Conjuring Up Trouble by George Anthony Kulz
“But Dad...” Eric whined.
“Sorry, Son,” Eric’s father said. “You’re too young to attend the wizards’ meeting.”
Eric looked to his mother for help, but she shook her head. “Not until you’re old enough. Besides, you still have to do your chores.”
Eric’s mother kissed his forehead. “Now mind your Aunt Jenny while we’re gone. We’ll be home before supper. And remember...”
“No magic,” Eric finished.
His parents disappeared in a puff of smoke.
Eric sighed. From behind him came the sounds of snoring. Boy, is Aunt Jenny loud! he thought. It never failed. Every time his parents asked her to baby-sit him, she did nothing but sleep. And he wasn’t a baby. He was almost eleven years old!
Unfortunately, eleven was the cutoff age to be able to attend the meeting, which meant that Eric’s friends Andrew and Tyler, who were both twelve, could attend the meeting. Eric, on the other hand, had to stay home.
Hey, I have an idea, Eric thought. The spell Dad had spoken seemed simple enough. Teleportus impromptus Point Benefico. A wave of his hand. Piece of cake! I could easily cast that spell and travel there myself.
But what if Mom and Dad found out? Eric thought further. I’d be in a heap of trouble. Worse, they wouldn’t trust me the next time they needed to go somewhere. And when he was old enough, which would only be two months from now, would they let him go with them?
I’ll go there for just a few minutes, long enough to find out what it’s about but not long enough to get caught by Aunt Jenny. That way, I’ll be back in plenty of time to do my chores. Besides, nothing would wake that woman up anyway, so how would she know?
Eric waved his hands in front of him and spoke the words. As the last of the words rang out, a pile of dirty dishes disappeared.
Frowning, he tried again. This time, as he repeated the spell, something brushed against his leg. He looked down and saw Blackie the cat disappear!
Panicked, he tried again, and again. Before long, his mother’s potholders and a rug from the hallway had vanished. On several attempts, nothing at all happened.
I need to focus, Eric thought. At least Aunt Jenny’s horrible snoring stopped. Maybe now I can concentrate.
This time when he cast the spell, he found himself standing at the back of a large auditorium. He ducked behind an empty chair.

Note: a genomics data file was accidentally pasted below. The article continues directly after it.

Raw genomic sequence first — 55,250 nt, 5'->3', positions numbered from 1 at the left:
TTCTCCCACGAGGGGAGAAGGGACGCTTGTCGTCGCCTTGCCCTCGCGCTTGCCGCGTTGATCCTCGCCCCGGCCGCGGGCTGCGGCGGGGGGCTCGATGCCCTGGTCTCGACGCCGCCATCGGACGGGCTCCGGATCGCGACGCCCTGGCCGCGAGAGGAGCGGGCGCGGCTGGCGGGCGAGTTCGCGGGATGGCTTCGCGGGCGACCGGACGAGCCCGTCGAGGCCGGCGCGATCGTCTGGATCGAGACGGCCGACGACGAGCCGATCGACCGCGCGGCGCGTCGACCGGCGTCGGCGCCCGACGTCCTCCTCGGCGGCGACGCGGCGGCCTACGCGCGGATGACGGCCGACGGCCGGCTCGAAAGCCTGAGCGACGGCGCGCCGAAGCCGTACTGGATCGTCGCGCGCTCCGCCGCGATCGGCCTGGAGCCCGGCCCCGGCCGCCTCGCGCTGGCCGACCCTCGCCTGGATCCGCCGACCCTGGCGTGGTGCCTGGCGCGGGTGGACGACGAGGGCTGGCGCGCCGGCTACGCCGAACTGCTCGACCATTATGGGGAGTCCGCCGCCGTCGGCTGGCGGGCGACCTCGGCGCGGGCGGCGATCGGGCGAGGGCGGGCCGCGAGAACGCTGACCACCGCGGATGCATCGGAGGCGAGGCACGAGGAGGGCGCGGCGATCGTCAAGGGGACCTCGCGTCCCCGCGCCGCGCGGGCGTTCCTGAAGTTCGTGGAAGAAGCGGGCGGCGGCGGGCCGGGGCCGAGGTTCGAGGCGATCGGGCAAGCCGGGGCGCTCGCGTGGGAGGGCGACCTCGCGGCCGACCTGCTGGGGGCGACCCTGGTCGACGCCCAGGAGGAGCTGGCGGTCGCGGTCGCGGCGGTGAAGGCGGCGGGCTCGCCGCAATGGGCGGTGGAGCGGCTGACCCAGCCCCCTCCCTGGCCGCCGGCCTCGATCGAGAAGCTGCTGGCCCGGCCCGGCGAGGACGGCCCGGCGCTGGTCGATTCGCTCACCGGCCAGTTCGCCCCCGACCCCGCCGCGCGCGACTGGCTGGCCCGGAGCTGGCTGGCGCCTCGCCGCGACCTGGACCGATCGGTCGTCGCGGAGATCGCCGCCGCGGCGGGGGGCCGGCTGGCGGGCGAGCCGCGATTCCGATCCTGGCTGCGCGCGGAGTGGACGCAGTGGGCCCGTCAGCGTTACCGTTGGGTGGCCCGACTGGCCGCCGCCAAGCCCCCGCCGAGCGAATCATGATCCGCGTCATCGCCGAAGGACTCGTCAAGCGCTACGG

Across the aisle, Eric heard a loud snore. He couldn’t believe anyone snored louder than Aunt Jenny did! Behind the snorer was Blackie, curled up in a ball. Eric reversed the spell, waved his hands, and sent Blackie back home.
He looked around and spied the rug draped over an empty chair and the potholders hooked on a hat rack. He found the dirty dishes sitting on a windowsill in the back of the room.
Looking at his watch, he was startled to see that hours had passed since he first tried to teleport himself to the meeting.
I’d better get out of here so I can get my chores done, he thought. Disappointed, he used the spell to send himself back.
When Eric’s parents appeared later that afternoon, Eric was asleep on the couch. “Eric, wake up.”
Eric sat up.
“How’d everything go?” his father asked.
“Oh, um, fine, Dad. I got all my chores done, see?” He smiled.
“I’m very proud of you. I guess we can trust you while we’re gone. How about we go out and celebrate?”
Eric’s smile faltered a bit. “Sounds great, Dad,” he said in a small voice.
“Great. Go wake up Aunt Jenny and we’ll be off.”
Eric walked down the hall but paused outside of Aunt Jenny’s bedroom.
I can’t let them take me out, he thought. I don’t deserve it. I have to tell them.
He turned to his parents and said, “I can’t go.”
“Why not?” his mother asked.
“Because... I did use magic while you were gone. See, I wanted to go to the meeting, so I figured if I teleported there and back before you got home, you’d never know I was gone. Only, I had a little trouble with the spell.”
“Is that why my favorite towels are no longer hanging on the stove?” his mother asked.
“And why, when I went to hang my coat on the coat rack, it wasn’t there in the front hall?” his father asked.
Eric hung his head.
“Son, I’m very disappointed with you for using magic,” his mother said. “However, you did a responsible thing by owning up to your behavior. So for that reason, I won’t add any extra punishment.” She marched up the hallway and faced him. “However, since you were under Aunt Jenny’s care, I’ll leave your punishment up to her.”
Eric’s mother grinned as she pushed open Aunt Jenny’s bedroom door to reveal her rumpled but empty bed. “That is, as soon as you retrieve her from the conference hall.”
AUTHOR BIO: George Anthony Kulz is a software engineer by day, a freelance writer by night. He's a graduate of the Institute of Children's Literature and the Gotham Writers' Workshop and a member of the Society of Children's Book Writers and Illustrators. He resides in Rhode Island with his wife and kids.
ILLUSTRATOR BIO: Rosemarie Gillen is a professional Children’s Book Illustrator who has won several awards for her illustration work. She enjoys working with authors, taking inspiration from their work and making their stories come to life. She believes in a wonderful partnership between author and illustrator who work together to create something special a child will want to read over and over. Visit her website at www.rosemariegillen.com